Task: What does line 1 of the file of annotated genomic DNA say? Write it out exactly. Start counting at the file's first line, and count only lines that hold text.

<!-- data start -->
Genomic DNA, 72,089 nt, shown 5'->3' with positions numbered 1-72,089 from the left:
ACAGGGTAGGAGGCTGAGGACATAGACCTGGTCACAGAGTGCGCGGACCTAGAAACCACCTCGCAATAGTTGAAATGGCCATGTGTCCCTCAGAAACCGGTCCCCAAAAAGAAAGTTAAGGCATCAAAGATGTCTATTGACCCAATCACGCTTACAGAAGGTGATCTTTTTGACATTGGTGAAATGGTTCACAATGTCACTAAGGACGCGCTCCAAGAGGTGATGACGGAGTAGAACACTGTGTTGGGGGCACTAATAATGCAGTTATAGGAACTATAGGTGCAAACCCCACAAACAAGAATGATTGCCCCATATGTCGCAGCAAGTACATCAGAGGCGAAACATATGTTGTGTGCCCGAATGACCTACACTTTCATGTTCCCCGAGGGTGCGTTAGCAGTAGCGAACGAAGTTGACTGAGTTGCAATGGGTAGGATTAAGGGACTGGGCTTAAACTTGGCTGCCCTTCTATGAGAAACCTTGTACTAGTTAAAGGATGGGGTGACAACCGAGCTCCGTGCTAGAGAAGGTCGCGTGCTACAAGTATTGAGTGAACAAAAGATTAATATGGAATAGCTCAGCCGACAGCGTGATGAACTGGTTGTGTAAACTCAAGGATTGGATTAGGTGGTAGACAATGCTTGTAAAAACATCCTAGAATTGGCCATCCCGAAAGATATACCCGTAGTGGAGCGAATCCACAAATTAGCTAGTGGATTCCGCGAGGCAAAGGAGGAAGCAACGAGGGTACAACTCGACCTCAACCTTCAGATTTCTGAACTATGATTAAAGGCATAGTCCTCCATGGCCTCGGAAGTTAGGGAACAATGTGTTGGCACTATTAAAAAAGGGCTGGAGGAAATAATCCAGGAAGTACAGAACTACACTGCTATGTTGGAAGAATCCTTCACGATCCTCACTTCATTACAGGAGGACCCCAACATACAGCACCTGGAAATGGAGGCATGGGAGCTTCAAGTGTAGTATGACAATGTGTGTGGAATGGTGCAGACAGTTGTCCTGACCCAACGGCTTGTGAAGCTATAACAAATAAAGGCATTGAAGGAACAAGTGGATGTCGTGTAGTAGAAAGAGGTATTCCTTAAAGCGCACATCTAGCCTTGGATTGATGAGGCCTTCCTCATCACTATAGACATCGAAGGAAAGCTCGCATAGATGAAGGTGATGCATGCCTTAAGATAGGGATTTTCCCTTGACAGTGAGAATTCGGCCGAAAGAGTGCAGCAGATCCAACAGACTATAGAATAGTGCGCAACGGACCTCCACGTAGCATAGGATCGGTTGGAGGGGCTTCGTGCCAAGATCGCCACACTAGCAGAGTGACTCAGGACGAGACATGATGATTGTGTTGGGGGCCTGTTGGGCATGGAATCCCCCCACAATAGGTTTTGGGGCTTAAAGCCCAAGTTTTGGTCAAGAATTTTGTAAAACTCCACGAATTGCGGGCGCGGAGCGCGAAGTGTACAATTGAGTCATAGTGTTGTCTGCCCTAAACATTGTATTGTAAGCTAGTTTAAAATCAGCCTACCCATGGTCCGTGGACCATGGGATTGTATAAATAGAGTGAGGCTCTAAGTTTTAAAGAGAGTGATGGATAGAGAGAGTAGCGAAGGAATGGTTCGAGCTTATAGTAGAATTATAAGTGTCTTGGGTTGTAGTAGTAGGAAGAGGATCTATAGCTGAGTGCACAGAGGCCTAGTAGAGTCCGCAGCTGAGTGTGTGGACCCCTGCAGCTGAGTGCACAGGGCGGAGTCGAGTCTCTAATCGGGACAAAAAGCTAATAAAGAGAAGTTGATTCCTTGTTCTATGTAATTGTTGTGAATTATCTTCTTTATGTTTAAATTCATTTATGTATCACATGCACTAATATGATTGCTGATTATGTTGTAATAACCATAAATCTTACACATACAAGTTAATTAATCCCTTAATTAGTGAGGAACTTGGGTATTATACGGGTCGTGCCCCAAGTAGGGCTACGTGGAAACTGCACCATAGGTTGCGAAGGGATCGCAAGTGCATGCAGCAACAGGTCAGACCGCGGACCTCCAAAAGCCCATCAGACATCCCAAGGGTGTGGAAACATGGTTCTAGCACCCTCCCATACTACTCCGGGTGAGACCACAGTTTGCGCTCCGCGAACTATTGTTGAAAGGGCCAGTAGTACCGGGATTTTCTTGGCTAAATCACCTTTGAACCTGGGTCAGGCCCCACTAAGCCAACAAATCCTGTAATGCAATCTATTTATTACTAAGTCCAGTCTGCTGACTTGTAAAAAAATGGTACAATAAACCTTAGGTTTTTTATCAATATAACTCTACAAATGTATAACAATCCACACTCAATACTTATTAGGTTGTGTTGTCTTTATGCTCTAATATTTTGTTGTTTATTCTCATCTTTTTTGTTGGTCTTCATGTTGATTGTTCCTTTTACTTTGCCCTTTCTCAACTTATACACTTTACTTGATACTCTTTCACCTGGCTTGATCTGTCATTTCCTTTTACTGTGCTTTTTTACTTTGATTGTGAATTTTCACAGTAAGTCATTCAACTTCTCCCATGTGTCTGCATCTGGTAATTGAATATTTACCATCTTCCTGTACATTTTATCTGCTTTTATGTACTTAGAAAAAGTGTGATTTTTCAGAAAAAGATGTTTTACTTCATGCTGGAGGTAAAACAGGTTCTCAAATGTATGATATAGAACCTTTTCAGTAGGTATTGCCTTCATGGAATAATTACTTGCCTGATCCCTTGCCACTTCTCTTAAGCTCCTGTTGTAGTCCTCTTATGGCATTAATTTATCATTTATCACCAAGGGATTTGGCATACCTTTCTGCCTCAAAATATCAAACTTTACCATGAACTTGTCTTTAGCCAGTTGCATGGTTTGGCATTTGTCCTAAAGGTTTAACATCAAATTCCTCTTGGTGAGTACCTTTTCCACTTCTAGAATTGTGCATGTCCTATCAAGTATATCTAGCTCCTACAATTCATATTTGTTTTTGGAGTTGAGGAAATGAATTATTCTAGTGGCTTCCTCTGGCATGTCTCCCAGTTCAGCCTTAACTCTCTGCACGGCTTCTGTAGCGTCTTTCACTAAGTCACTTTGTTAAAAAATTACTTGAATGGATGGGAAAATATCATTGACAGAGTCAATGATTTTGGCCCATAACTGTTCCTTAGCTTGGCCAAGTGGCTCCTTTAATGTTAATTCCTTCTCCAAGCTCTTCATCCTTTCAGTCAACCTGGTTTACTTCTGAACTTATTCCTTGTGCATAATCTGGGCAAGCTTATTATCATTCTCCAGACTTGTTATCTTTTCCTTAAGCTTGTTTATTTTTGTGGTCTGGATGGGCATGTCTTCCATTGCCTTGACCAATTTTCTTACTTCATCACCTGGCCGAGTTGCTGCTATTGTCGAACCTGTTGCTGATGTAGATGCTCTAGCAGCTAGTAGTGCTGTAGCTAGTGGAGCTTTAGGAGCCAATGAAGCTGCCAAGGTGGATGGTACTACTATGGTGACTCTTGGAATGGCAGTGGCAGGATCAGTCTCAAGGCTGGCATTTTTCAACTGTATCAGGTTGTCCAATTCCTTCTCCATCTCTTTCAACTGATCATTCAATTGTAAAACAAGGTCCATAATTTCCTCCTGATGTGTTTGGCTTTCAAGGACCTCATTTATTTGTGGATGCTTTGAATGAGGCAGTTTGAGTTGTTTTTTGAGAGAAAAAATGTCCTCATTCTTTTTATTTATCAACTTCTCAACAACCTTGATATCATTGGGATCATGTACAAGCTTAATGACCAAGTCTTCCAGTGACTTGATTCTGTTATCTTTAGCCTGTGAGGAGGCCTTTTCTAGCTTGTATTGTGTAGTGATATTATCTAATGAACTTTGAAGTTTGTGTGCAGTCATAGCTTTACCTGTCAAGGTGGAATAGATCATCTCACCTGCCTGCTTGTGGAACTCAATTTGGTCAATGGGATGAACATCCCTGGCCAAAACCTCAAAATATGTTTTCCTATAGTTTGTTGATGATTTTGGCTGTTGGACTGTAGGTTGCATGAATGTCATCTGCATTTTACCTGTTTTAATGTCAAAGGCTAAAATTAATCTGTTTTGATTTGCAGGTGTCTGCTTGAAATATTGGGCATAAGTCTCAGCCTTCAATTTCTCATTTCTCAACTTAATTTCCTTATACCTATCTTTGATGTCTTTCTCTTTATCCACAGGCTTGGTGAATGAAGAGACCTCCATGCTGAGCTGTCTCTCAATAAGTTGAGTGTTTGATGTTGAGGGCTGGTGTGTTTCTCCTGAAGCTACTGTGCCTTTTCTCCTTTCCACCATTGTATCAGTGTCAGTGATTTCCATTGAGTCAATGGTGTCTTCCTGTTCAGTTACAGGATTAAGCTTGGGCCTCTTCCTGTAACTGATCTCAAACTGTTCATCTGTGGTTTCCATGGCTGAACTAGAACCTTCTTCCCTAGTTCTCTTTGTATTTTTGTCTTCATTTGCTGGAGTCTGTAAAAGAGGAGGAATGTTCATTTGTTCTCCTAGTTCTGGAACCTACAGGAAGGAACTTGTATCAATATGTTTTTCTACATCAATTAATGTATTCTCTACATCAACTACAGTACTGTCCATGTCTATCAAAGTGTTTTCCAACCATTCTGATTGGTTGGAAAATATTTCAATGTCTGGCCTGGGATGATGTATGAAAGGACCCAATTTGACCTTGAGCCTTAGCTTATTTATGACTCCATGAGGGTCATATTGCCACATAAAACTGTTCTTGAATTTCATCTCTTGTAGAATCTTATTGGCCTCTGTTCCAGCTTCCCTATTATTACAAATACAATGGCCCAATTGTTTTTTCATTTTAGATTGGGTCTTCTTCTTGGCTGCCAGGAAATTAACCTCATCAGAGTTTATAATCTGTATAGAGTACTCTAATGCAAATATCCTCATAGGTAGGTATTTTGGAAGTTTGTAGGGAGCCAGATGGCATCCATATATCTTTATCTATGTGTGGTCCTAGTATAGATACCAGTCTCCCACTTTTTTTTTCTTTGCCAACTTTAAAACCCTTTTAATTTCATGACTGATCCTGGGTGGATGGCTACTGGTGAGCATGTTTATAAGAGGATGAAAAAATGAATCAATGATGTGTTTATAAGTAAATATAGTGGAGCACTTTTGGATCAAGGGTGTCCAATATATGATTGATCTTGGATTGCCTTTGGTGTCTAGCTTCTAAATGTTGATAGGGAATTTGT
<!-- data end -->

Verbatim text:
Genomic DNA, 72,089 nt, shown 5'->3' with positions numbered 1-72,089 from the left: